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pack information

HALF THE POPULATION (Pack pages 1 - 4)



What women have been saying
Being a mum as well as a scientist
A feminist viewpoint
India's silent revolution


Guerrilla Women
A Woman's Influence
Women In The Armed Forces
Annette's letter
Martha Gellhorn : death of a fearless reporter
Women Reporting War


Standing up to be counted
Greenham Common

Healing Wounds
Keeping Going
Women Writing About War

Hawks and Doves: Protesting for East Timor
Bianca Jagger
Aung San Suu Kyi
Mary Robinson

1. What Women Have Been Saying
Leena, educational worker in Africa:
'If money is given to women, it's generally used for better nutrition, better clothing, and the welfare of the household. If it's given to men, it tends to go on electronic goods, or maybe a new bicycle, or on alcohol and other things that don't help the family.'

Ask yourself: Are there situations like this where you live?

UK women MPs:
Harriet: 'In the 21st century women's working lives will include working part-time, full-time, different shifts, term-time work only, job-sharing and re-training.'

Barbara: 'The future world of work will be very different. It will be about self-reliance and economic independence.'

Ask yourself: what do you hope for women's work in the 21st century?

Kathy, a journalist visiting Arabia:
'In some countries, such as Tunisia, women have equal rights and a vote. But in Saudi Arabia women are forbidden to travel or drive alone, and men and women can't work together in the same rooms. In Qatar women can get a good education - but it's hard for them to have a career other than teaching.'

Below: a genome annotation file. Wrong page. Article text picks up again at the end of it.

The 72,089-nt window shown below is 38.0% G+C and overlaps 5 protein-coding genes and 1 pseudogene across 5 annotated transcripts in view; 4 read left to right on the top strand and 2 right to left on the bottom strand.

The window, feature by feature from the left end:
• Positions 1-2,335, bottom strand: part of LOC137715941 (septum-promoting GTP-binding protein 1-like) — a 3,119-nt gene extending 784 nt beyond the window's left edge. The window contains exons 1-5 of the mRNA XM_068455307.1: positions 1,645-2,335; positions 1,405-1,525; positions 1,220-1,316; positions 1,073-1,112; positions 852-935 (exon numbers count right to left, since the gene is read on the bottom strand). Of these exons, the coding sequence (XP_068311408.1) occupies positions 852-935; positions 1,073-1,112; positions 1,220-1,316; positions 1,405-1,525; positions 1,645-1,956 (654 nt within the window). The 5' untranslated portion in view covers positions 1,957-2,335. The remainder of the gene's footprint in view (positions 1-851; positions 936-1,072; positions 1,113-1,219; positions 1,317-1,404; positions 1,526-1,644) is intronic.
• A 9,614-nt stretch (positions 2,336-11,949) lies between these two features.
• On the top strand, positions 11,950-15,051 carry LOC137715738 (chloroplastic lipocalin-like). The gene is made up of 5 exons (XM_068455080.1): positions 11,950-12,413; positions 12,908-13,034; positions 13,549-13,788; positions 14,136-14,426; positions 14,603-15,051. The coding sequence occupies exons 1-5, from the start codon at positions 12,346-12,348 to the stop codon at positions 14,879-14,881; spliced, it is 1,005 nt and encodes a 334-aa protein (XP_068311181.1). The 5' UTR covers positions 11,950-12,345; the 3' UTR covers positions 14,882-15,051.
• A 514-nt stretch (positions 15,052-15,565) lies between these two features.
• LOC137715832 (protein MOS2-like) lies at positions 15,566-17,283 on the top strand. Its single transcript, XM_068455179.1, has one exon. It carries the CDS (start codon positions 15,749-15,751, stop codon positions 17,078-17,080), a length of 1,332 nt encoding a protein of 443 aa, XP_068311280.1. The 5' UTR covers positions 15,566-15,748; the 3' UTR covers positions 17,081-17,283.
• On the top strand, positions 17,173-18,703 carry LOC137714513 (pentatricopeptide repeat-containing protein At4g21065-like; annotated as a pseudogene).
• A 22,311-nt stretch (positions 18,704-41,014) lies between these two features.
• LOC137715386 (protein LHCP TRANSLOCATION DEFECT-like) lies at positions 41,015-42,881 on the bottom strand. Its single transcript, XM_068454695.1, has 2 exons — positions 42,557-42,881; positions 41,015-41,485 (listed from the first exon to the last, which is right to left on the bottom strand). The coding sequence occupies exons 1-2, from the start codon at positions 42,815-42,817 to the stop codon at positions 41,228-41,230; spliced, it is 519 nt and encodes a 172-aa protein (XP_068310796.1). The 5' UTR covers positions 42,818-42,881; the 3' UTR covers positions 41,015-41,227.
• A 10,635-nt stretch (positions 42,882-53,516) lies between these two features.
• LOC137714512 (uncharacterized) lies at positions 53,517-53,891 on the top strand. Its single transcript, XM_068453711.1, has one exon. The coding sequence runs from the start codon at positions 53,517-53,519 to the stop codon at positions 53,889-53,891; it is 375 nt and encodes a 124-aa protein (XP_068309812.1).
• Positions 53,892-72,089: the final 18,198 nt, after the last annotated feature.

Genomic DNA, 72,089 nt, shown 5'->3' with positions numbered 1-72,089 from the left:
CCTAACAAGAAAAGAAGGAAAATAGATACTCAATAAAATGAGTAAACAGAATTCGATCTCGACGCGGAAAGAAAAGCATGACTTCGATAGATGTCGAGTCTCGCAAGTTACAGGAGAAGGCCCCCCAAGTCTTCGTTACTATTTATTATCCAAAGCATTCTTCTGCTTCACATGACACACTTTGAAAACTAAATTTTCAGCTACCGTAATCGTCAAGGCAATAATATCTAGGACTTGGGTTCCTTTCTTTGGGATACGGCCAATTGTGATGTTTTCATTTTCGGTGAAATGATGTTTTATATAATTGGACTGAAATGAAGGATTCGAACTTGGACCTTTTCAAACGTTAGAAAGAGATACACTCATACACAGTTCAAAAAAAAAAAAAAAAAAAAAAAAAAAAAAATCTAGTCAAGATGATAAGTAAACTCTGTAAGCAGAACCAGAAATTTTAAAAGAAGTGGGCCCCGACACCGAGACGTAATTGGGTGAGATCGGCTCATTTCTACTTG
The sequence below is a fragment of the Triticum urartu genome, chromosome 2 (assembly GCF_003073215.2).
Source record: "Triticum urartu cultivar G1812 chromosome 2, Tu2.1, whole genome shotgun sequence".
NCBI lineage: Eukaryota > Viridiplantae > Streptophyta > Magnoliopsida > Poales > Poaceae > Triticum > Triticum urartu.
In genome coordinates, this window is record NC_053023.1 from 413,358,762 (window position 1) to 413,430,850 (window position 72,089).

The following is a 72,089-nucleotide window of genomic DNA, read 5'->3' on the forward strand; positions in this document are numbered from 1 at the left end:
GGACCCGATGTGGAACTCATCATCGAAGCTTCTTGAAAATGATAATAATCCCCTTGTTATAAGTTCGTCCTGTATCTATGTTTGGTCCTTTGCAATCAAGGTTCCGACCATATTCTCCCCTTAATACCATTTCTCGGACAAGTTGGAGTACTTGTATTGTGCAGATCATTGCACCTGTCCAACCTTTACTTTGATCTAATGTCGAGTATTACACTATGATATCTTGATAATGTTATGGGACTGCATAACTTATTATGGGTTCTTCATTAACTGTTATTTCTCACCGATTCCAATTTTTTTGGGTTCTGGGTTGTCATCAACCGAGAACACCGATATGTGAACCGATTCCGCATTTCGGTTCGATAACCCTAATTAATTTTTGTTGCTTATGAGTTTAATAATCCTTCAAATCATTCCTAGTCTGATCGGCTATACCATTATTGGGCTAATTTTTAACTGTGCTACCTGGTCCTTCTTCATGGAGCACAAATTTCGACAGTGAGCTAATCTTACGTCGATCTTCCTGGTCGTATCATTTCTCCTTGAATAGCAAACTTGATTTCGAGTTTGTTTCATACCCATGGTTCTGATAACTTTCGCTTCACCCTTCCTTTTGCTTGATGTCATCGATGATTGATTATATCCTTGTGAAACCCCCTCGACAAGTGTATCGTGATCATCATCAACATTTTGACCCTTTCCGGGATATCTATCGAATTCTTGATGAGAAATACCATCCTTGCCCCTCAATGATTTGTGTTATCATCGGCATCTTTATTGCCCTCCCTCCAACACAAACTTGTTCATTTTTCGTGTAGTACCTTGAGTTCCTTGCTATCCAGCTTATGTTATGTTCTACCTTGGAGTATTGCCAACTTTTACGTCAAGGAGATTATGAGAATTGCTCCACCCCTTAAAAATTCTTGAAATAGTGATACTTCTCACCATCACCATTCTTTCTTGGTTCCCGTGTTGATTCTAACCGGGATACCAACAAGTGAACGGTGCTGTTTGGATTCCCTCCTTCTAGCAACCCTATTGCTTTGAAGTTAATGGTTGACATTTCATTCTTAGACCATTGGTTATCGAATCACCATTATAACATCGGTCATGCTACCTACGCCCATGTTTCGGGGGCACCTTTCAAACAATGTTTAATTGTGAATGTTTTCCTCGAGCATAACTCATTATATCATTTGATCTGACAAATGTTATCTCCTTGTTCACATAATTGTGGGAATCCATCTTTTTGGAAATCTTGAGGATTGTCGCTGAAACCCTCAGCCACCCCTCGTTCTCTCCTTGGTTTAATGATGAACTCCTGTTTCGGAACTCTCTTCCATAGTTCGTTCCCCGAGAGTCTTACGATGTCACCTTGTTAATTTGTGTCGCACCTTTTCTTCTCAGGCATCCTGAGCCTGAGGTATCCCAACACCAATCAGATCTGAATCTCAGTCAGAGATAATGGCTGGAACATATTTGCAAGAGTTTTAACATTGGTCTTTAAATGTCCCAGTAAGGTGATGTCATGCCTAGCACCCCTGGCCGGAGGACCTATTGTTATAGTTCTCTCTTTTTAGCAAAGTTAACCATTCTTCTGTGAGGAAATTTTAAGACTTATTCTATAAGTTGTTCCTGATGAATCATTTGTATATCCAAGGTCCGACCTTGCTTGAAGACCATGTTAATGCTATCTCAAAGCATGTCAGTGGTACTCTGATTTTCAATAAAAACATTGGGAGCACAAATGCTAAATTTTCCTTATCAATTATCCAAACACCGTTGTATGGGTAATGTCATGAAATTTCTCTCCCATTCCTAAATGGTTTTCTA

- and women from Kuwait:

In May 1999 the Kuwaiti government approved the Emir's draft law giving the vote to women (who are half the 800,000 population and a third of the work-force). Massouma, a professor and feminist activist, said: 'It's a great feeling to get something that you've been deprived of'. Seham, a senior female executive (one of the few in Kuwait), said: 'I hope the next parliament will approve the order, so Kuwait can achieve a real democracy, not just a democracy for only half of society'.

But in December 1999 the all-male parliament did not approve the new law. The votes were 32 to 30. Laila, a Kuwaiti writer, said: 'I can't feel we failed - the vote was so close. I'm sure our supporters will try again'.

Ask yourself how YOU would work to support women's rights in your country.


2. Being A Mum As Well As A Scientist
'Most women who really succeed in science either never married or, if they married, did not have children,' said UK biologist Nancy, who had children but took hardly any time off to be a mother because 'I had a unique job and I would never have got it back'.

Nancy has taken a leading part in finding ways to help women scientists not to lose out when they have families. One project is named after the ancient Greek goddess of wisdom: Athena. The Athena project aims to increase, by the year 2007, the number of women in top science and technology jobs. Employers can be tempted by funding for women's research posts, for example; and a register of qualified women can be publicised where it counts.